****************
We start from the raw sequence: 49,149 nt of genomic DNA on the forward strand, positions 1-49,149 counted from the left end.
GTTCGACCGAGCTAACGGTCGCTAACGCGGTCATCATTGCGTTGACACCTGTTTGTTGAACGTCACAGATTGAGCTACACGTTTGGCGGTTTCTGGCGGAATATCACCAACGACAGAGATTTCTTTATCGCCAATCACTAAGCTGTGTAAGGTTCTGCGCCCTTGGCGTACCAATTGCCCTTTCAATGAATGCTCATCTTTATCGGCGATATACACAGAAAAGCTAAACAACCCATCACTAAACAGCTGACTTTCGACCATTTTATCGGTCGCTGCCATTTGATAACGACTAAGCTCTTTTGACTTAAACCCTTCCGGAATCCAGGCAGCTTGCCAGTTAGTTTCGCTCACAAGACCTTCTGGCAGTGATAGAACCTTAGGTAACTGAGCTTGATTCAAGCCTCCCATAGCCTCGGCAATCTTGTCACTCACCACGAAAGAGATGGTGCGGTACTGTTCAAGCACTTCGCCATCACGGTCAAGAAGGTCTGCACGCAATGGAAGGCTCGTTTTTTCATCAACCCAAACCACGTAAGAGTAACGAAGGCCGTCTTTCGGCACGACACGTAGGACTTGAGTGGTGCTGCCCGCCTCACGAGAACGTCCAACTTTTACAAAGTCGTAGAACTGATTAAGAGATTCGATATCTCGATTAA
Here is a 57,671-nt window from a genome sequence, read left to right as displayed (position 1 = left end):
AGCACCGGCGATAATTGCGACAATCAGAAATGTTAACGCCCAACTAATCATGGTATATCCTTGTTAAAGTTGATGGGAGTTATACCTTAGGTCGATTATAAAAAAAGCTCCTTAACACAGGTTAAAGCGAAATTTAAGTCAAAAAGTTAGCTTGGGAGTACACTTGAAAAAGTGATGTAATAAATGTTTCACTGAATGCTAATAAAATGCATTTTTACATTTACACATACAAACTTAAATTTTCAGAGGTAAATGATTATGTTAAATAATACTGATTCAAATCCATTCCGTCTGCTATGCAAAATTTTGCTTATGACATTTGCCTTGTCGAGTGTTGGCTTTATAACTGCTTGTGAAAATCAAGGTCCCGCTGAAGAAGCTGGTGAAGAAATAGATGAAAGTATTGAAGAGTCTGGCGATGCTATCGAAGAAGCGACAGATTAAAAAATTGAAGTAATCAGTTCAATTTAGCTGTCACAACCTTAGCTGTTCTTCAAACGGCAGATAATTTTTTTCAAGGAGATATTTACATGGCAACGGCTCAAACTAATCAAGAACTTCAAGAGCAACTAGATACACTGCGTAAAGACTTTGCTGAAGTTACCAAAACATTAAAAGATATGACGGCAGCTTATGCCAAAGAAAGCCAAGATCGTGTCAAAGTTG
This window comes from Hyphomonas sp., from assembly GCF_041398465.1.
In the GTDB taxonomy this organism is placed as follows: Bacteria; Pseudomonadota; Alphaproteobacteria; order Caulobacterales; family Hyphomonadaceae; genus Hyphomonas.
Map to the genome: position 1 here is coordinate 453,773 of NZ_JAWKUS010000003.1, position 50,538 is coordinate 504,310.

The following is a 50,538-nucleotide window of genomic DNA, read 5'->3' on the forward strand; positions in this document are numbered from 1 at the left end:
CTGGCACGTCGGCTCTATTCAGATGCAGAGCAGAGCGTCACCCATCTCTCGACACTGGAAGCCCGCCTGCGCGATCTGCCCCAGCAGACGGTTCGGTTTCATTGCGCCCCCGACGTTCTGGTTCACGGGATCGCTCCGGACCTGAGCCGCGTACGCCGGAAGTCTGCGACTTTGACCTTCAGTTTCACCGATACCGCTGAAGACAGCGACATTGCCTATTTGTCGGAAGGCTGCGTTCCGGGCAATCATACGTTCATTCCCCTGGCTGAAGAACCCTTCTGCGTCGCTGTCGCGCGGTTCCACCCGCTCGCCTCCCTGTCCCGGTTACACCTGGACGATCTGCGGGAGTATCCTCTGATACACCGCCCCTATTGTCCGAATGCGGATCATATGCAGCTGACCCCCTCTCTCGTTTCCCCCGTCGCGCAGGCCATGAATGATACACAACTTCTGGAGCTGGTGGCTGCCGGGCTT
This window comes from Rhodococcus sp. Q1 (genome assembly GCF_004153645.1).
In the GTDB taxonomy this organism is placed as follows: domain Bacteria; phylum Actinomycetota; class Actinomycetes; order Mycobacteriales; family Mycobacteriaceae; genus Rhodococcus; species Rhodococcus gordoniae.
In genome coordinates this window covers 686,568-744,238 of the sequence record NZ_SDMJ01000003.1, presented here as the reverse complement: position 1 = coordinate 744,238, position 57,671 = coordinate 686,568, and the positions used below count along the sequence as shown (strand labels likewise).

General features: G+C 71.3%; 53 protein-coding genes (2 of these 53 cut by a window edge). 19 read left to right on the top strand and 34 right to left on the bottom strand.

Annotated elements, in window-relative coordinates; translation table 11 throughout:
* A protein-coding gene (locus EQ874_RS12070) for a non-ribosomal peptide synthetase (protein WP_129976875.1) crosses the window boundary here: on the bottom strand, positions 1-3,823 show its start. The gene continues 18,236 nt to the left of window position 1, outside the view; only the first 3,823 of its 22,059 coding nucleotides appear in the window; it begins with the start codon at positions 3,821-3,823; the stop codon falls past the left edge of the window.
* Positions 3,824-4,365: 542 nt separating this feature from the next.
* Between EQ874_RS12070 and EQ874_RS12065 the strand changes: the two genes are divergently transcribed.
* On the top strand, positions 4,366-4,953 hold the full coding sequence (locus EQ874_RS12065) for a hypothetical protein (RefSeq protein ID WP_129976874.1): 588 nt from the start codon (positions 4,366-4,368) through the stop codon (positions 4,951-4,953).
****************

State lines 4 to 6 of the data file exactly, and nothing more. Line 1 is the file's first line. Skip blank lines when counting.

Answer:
AGCACCGGCGATAATTGCGACAATCAGAAATGTTAACGCCCAACTAATCATGGTATATCCTTGTTAAAGTTGATGGGAGTTATACCTTAGGTCGATTATAAAAAAAGCTCCTTAACACAGGTTAAAGCGAAATTTAAGTCAAAAAGTTAGCTTGGGAGTACACTTGAAAAAGTGATGTAATAAATGTTTCACTGAATGCTAATAAAATGCATTTTTACATTTACACATACAAACTTAAATTTTCAGAGGTAAATGATTATGTTAAATAATACTGATTCAAATCCATTCCGTCTGCTATGCAAAATTTTGCTTATGACATTTGCCTTGTCGAGTGTTGGCTTTATAACTGCTTGTGAAAATCAAGGTCCCGCTGAAGAAGCTGGTGAAGAAATAGATGAAAGTATTGAAGAGTCTGGCGATGCTATCGAAGAAGCGACAGATTAAAAAATTGAAGTAATCAGTTCAATTTAGCTGTCACAACCTTAGCTGTTCTTCAAACGGCAGATAATTTTTTTCAAGGAGATATTTACATGGCAACGGCTCAAACTAATCAAGAACTTCAAGAGCAACTAGATACACTGCGTAAAGACTTTGCTGAAGTTACCAAAACATTAAAAGATATGACGGCAGCTTATGCCAAAGAAAGCCAAGATCGTGTCAAAGTTG
This window comes from Hyphomonas sp., from assembly GCF_041398465.1.
In the GTDB taxonomy this organism is placed as follows: Bacteria; Pseudomonadota; Alphaproteobacteria; order Caulobacterales; family Hyphomonadaceae; genus Hyphomonas.